Gaming laptops are traditionally full of compromises.
HP iPAQ hx4705
- Fast processor, built-in Wi-Fi
- Unpredictable control sensitivity
This fast, capable PDA with many outstanding features is undercut by a frustrating touchpad.
Price$ 1,199.00 (AUD)
The iPAQ hx4700 series of Windows Mobile 2003-based Pocket PCs sport a touchpad in place of the navigation button that most iPAQs have. It also accepts stylus-based input.
Trapezoidal in shape, the touchpad on the hx4705 occupies the central couple of centimetres at the bottom of this charcoal grey and black PDA. The touchpad's matte surface is punctuated by four slightly raised points--called Tap Zones--laid out in a diamond pattern measuring about 1.9cm wide by 0.6cm high.
Surrounding the touchpad is a larger and wider shiny black trapezoid with tiny white icons at each corner. If you press these icons, you feel a button click beneath the surface. These are the hx4705's version of the application launch buttons on more traditional PDAs. You can program these buttons to perform various tasks, but by default they launch the calendar, the contact list, the email application and iTask, a custom menu that affords quick access to frequently used applications.
The hx4705's installation CD includes a Macromedia Flash tutorial by Synaptics, and it's a good idea to take advantage of it. Trying to use the touchpad without help left me puzzled. From the tutorial, I learned that the touchpad's default mode is a navigation mode in which you scroll around by tapping or swiping the touchpad. For me, this was an exercise in frustration--sometimes getting me where I wanted to go, and sometimes not. In contrast, the touchpad's cursor mode, which produces a small cursor on the screen, always let me know where I was on the screen, and generally behaved like a cursor on a notebook with a touchpad.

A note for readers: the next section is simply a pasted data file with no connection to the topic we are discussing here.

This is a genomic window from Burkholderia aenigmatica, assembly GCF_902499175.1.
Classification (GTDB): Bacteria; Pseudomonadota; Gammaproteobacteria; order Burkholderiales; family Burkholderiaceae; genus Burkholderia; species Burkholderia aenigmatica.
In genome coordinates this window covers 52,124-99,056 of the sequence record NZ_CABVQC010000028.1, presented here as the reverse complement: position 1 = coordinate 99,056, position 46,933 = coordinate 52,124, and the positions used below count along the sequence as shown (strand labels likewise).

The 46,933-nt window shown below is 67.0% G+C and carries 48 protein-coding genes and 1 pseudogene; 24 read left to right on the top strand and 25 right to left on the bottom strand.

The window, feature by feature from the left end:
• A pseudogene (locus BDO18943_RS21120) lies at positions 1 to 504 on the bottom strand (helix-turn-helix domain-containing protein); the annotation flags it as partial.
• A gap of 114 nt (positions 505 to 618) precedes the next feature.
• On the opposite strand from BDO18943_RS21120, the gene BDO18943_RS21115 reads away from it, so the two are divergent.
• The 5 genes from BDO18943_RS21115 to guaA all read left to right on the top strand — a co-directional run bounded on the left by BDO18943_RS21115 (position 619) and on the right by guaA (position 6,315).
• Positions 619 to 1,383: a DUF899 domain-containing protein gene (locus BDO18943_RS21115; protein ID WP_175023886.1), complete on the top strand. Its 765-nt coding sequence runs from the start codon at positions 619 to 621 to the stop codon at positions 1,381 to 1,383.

In many respects, the hx4705 is a fine PDA. Its built-in Wi-Fi adapter was easy to set up, and the Bluetooth adapter looked to be equally user-friendly. Other impressive hardware specs include SD and CompactFlash II slots, Intel's 624MHz Bulverde processor for handhelds (the fastest available at the time of writing) and a roomy 4" LCD that easily toggles between landscape and portrait modes.
The unit I tested had 128MB of ROM and 92MB of SDRAM, and the business-oriented software bundle includes trial versions of several useful apps.
But at $1199, the hx4705 commands top dollar for a handheld. I'd save my PDA big bucks for something more useful, such as HP's iPAQ H6315, which delivers a phone, a camera and a snap-on keyboard as well as Wi-Fi and Bluetooth connectivity--and works just fine with a simple stylus.
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